Why and How The historic Mediterranean centres constitute the last bastion of resistance to the growing invasion of northern architectural language, today based, as well as on the use of wood and cob, on steel and glass2. This imported architecture, which dominates the meaning attributed to modernity in exceptional works, tends to gain a foothold in the architecture of houses – modest architecture through which another dimension of ancient Mediterranean towns is shown: the urban fabric. In this sense, from all evidence, the medina is ceasing to become solely the concern of the ministry in charge of culture or tourism, or even employment, and it must now involve the ministry of housing, not to intervene in the historic centre in its capacity as housing stock to be maintained, but as a force for suggestion capable of directing the definition of the qualitative content of the town planning tools intended for the management of urban growth. It is in this context, dominated by a debate rich in propositions and by certain studies and conclusions, that the medina of El Djazaïr, as a pilot scheme, must serve as an experience providing an example for the rehabilitation of many medinas and ksours in

M’zat Valley protection office –OPVM– (Algeria)

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1 By way of example, in Morocco the historic centres are generally experienced intensely, continuing tradition. This is the result of the fact that Morocco was colonised under a protectorate system. By contrast, Algeria, which underwent extended physical colonisation, has seen its historic centres have their vital parts drastically amputated and replaced by imported architecture. Meanwhile, Europe, after having neglected and altered its historic centres under the impact of the "industrial revolution" is discovering their many values (spiritual, economic, etc.), putting the all advances of modern technology at their service. The European experience seems to be imposed as a model of reference for all Mediterranean countries. 2 Cf. OUAGUENI Yassine, "La transformation moderne du Maghreb. Altération et résistance du bâti en Algérie face à l’internationalisation du langage architectural", in: Quaderni ICAR/4, Architettura moderna mediterranea, Editions Mario Adda, Bari (Italy), 2003.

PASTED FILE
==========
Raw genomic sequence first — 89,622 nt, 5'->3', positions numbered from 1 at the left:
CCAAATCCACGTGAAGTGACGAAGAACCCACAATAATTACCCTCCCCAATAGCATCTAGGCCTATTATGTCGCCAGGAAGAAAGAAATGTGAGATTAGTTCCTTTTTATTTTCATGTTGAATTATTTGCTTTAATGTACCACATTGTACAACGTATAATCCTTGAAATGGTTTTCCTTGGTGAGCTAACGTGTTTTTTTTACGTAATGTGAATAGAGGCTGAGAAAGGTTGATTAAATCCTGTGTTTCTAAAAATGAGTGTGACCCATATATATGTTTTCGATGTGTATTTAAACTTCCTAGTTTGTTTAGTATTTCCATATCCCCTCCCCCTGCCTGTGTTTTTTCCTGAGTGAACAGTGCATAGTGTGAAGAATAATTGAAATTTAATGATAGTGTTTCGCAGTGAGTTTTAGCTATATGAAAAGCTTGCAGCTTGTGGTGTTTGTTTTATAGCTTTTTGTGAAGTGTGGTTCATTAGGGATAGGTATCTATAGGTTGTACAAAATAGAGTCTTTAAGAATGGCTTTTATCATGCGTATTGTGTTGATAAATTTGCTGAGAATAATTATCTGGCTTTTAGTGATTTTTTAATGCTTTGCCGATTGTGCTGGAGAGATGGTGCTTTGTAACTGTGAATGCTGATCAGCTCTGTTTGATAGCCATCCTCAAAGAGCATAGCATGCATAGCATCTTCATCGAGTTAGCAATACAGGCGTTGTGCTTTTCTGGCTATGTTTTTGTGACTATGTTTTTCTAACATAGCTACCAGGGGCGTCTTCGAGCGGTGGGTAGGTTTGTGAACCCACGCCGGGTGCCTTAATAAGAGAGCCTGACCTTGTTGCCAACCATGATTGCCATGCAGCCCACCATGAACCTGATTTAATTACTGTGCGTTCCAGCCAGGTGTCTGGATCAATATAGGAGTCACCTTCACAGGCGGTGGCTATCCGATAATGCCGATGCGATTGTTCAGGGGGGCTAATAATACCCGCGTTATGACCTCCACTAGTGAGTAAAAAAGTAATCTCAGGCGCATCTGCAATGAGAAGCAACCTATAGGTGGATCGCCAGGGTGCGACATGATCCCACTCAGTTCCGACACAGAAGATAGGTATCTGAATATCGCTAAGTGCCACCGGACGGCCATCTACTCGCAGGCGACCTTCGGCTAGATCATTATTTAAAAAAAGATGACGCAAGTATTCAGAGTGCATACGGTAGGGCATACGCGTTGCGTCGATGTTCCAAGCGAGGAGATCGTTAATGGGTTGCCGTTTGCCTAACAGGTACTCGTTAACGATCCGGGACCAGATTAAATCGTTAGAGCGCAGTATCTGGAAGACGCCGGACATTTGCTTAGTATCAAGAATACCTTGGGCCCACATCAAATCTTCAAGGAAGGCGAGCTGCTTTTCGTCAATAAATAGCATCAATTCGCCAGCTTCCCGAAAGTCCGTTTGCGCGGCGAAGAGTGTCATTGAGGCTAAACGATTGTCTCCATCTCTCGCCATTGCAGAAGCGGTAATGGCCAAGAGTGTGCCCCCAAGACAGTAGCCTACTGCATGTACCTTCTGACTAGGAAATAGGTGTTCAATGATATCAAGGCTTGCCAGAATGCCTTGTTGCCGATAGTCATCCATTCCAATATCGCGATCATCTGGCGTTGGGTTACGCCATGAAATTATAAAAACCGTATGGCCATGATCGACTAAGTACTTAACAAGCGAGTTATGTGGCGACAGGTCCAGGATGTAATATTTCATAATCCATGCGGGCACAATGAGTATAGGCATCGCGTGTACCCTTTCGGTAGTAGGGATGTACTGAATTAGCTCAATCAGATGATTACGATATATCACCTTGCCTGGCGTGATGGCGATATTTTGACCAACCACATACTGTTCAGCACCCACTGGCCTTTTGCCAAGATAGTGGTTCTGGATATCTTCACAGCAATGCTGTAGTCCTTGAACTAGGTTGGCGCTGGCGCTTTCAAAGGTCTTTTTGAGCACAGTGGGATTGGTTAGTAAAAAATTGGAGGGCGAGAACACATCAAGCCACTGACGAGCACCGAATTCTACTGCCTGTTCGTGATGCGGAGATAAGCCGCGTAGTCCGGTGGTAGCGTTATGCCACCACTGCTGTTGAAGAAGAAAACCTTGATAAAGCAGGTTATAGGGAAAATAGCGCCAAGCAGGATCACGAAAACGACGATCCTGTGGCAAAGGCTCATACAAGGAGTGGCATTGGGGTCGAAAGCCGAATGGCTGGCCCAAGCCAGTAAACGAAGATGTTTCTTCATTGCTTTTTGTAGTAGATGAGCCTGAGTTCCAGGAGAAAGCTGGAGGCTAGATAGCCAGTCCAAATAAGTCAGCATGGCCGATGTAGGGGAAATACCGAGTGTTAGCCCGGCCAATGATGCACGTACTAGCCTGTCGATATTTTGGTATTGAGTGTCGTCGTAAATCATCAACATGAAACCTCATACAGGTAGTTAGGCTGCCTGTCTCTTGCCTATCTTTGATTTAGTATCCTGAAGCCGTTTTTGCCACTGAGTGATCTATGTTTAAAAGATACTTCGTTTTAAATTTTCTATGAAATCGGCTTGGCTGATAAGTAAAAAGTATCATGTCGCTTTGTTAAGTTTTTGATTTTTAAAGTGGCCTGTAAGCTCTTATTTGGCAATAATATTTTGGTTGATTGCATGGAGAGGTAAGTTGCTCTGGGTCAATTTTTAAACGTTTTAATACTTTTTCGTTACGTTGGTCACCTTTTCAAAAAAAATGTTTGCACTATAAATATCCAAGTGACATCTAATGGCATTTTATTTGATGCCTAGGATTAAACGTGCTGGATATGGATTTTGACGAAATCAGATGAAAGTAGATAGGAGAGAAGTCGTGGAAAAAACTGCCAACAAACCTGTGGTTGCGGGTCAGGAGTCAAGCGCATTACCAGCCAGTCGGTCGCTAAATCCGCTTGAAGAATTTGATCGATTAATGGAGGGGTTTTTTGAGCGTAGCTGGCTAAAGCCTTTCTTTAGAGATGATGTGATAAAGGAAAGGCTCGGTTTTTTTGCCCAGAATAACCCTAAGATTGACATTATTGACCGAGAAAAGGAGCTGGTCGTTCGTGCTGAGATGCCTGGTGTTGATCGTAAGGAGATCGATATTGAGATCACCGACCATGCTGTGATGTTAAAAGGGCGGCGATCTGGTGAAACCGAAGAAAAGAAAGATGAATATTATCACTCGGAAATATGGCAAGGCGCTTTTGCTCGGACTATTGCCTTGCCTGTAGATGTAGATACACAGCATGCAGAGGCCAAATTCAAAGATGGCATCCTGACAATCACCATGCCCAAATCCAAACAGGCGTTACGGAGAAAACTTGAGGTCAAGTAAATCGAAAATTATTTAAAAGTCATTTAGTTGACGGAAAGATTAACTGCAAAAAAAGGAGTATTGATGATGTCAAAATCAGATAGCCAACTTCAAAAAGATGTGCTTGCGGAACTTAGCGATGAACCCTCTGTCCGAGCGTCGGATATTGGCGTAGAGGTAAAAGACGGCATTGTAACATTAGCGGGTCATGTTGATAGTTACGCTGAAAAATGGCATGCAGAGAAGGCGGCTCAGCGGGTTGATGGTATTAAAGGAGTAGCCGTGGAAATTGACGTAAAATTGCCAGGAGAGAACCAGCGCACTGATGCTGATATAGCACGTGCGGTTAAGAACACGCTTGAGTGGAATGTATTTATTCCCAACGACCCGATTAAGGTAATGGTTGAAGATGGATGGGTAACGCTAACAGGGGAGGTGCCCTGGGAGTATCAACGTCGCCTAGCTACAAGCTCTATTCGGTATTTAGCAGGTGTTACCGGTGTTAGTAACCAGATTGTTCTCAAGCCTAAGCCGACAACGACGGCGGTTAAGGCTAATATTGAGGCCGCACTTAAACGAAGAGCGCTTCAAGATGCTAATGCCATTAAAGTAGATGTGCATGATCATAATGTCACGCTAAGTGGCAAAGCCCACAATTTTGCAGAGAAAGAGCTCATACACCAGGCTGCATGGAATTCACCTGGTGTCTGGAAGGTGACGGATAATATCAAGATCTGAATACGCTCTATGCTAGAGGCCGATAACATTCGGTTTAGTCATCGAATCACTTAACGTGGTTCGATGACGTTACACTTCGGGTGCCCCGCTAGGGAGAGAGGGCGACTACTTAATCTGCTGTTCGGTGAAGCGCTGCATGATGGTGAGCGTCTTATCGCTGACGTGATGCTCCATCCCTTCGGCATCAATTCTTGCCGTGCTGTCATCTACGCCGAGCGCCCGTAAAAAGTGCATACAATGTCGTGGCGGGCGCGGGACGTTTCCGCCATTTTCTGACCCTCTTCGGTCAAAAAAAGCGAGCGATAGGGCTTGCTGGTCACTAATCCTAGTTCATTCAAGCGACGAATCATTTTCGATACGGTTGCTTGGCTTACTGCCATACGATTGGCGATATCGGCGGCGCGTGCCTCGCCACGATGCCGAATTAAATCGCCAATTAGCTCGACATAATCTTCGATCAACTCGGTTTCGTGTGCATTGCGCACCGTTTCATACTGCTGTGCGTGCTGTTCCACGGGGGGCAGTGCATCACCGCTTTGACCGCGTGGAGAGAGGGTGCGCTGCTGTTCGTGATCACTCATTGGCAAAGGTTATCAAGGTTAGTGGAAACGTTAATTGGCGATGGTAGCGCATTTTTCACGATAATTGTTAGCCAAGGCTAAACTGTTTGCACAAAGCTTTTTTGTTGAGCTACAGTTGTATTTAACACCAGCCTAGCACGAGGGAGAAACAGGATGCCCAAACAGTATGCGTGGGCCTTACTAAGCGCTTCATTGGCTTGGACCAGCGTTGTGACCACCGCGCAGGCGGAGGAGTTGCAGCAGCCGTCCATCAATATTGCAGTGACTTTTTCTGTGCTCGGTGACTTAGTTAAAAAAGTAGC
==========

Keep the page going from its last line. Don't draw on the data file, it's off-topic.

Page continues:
3 The guidelines given by the Ministry of Culture's services, following the presentation of the scheme to rebuild on empty sites resulting from the collapse of buildings in the Casbah in Algiers, focus on the need to adopt traditional materials (full bricks of baked clay, stone, lime-based mortars etc.) in a system of load-bearing walls, in order to preserve the same organic language that characterises the Casbah. The codification of technical solutions judged to be in accordance with traditional continuity is in progress and will be drawn up in the form of a restoration manual. Moreover, the typological studies undertaken for many decades on the Casbah in Algiers will serve as a basis for drawing up a book of guidelines that town planning regulations may need in order to plan new districts.


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Opportunities for traditional architecture in the rural world. Experiences in Cyprus

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Irene Hadjisavva-Adam Architect and town planner Department of Town Planning and Housing, Ministry of the Interior Cyprus